Leckey's practice ranges across performance, film, sculpture and sound, often creating a space where personal and cultural histories merge and transform. Leckey has exhibited widely, with recent solo exhibitions at the Hammer Museum, Los Angeles; Serpentine Gallery, London, Kölnischer Kunstverein, Cologne; ICA, London; and Le Consortium, Dijon. Leckey was awarded the Turner Prize in 2008.
Gerard Byrne is a visual artist working with photographic, video and live art. In 2007 he represented Ireland in the Venice Biennale. Other major presentations of his work at international biennials include the biennales of Gwangju and Sydney in 2008, Lyon in 2007, the Tate Triennial in 2006, and the Istanbul Biennale in 2003. Solo exhibitions of his work have been presented at the ICA Boston and the Statens Museum for Kunst, Copenhagen (both 2008), Dusseldorf Kunstverein, the Charles H. Scott Gallery, Vancouver (2007), the Frankfurter Kunstverein (2003) and at the Douglas Hyde Gallery, Dublin (2002). In 2006 he was a recipient of the Paul Hamlyn award.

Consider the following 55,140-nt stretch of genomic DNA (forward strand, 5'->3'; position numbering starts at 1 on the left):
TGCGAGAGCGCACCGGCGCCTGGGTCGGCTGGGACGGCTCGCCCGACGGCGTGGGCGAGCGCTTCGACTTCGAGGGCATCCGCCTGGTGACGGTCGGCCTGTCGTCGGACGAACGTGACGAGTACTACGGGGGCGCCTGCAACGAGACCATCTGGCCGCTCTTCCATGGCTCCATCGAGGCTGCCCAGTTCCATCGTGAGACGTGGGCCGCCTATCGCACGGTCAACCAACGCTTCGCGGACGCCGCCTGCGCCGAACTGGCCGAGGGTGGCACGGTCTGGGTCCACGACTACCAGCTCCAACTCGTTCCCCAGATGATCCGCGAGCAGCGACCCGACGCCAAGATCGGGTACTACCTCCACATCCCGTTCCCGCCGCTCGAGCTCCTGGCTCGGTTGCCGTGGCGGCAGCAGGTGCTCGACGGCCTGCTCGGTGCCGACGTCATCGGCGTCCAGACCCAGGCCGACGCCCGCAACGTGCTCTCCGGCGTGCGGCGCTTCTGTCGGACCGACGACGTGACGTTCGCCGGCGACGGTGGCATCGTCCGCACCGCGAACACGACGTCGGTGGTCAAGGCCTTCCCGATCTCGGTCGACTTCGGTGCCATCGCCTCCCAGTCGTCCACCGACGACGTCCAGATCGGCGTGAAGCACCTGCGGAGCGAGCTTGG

11 February 2014: Christine Borland and Brody CondonUK-based artist, Christine Borland, works around the topics of ethics and bio-politics in art. She investigates collaborations between arts and medicine. Borland was nominated for the Turner Prize in 1997 and has shown internationally in numerous museums and large-scale exhibitions, most recently at Glasgow Sculpture Studios and Camden Arts Centre, London. Borland collaborated with artist Brody Condon for the Edinburgh Art Festival 2013. Condon, based in New York and Berlin, creates performances, videos and sculptures that relate to obsession with fantasy in contemporary culture.